Monday Morning #Haiku 39 — Passion Flowers

Passion Flowers (November)

November shiver
Passion flowers brave north wind
Hardy extroverts

Author: Sarah Potter Writes

Sarah is a British eccentric who writes offbeat fiction, haiku and tanka poetry. When stuck for words, she sketches or paints instead. She's into nature conservation, sustainability, gardening, dogs, natural health, and reading. Her sociability is something that happens in short bursts with long breathing spaces in between.

17 thoughts on “Monday Morning #Haiku 39 — Passion Flowers”

  1. Been spraying a patch this morning that has invaded one of the orchards. It’s gorgeous, but rampant stuff in this climate – spreads underground for 4 metres beyond the mother plant.


    1. I didn’t know that. People tend to have them growing up their walls and fences in the UK for decorative purposes, not realising how far the the blighters’ roots are spreading underground.


      1. Probably more to do with climate, but left unchecked, it will invade all over the place. Did a metre from the main stem and you might see worm-like root systems perhaps 10cm down – that’s the feelers. I’ll take a pic sometime for you if I remember.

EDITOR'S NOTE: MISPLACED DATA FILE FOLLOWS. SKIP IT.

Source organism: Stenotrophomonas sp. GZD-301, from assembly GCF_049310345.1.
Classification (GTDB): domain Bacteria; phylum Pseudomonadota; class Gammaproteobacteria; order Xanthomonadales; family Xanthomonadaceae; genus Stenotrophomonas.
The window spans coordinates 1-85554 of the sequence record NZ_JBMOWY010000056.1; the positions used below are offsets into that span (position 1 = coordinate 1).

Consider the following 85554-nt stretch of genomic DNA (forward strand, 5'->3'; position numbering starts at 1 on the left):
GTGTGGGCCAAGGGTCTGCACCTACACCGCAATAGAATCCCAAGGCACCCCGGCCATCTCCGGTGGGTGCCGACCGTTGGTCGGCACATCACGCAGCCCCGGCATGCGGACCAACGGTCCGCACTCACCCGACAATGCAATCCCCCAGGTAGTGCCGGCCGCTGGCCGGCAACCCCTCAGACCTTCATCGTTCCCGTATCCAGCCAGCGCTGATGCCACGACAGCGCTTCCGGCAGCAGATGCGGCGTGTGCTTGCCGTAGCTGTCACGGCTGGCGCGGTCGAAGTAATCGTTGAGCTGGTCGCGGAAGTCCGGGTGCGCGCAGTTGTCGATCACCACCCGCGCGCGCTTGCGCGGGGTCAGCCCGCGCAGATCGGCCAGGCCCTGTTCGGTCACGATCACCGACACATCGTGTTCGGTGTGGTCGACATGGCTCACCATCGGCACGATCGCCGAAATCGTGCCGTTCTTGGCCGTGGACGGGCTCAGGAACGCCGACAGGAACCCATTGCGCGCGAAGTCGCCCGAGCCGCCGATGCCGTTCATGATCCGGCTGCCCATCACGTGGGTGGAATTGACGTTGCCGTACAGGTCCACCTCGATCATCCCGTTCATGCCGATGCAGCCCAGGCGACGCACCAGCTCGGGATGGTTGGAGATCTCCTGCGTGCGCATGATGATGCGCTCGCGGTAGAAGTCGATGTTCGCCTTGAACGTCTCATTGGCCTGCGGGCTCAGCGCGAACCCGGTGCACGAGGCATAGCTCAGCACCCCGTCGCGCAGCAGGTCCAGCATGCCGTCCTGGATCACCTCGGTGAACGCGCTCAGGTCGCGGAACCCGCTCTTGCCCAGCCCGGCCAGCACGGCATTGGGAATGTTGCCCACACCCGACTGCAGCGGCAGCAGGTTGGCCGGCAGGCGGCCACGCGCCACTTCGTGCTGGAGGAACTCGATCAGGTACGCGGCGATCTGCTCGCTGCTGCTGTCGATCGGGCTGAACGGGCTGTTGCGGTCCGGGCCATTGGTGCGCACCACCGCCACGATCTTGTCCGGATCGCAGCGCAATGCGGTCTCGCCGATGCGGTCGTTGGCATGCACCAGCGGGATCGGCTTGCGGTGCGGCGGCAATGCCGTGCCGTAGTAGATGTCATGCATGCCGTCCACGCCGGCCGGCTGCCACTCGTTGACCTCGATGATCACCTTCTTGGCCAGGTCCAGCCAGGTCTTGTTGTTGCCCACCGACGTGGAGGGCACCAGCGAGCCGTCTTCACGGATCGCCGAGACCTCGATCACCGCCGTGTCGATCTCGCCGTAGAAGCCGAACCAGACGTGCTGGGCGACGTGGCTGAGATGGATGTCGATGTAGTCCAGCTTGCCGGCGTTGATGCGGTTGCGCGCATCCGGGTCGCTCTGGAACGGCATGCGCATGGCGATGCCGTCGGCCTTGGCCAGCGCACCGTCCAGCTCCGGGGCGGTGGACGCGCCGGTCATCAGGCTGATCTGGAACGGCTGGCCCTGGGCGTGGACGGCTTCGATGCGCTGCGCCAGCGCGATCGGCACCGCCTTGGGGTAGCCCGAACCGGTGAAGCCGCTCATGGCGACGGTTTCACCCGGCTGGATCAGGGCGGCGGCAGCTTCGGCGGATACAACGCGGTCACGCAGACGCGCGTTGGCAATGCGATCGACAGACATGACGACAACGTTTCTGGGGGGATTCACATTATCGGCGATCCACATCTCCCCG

Liked by 1 person

    1. Thank you. That’s what I love about haiku, making every word count. There’s something most meditative about the whole process, as it encourages me to totally focus on one thing for a while, usually some detail of nature.

      Liked by 2 people

      1. I do like the concept of making every word count.. I guess that could be said of good writing everywhere, perhaps? I like the “Hardy extrovert” words. I’m also surprised that Passionfruit is considered a pest in places. Mine gets rampant, lots of vine leaf growing but never does it tunnel and expand. Although I do know to fertilise all along the area underneath the vine as roots will be there. (Hmm, a few less words would have been good there, maybe!) Still helping Emma with her Indiegogo Campaign, when that ends will have more time to write re our commonalities. I see you like Oosterman Treats, too
        …he is fabulous Isn’t he!


      2. I suppose it depends upon the climate re Passionflower growth. Spike lives in Turkey where the ground is often very dry and subjected to a great deal of heat, so maybe the roots travel further in search of water. They certainly don’t have to go far in England, with all our rainfall!

        I’ve only just discovered Oosterman Treats, after another blogger mentioned him as fabulous.


  2. beautiful Sarah! Passiflora- an interesting history brought by a Spanish friar to Europe and named by the Italian monk who was reminded of the passion of the Christ!! it’s such an interesting flower. Beautiful haiku!


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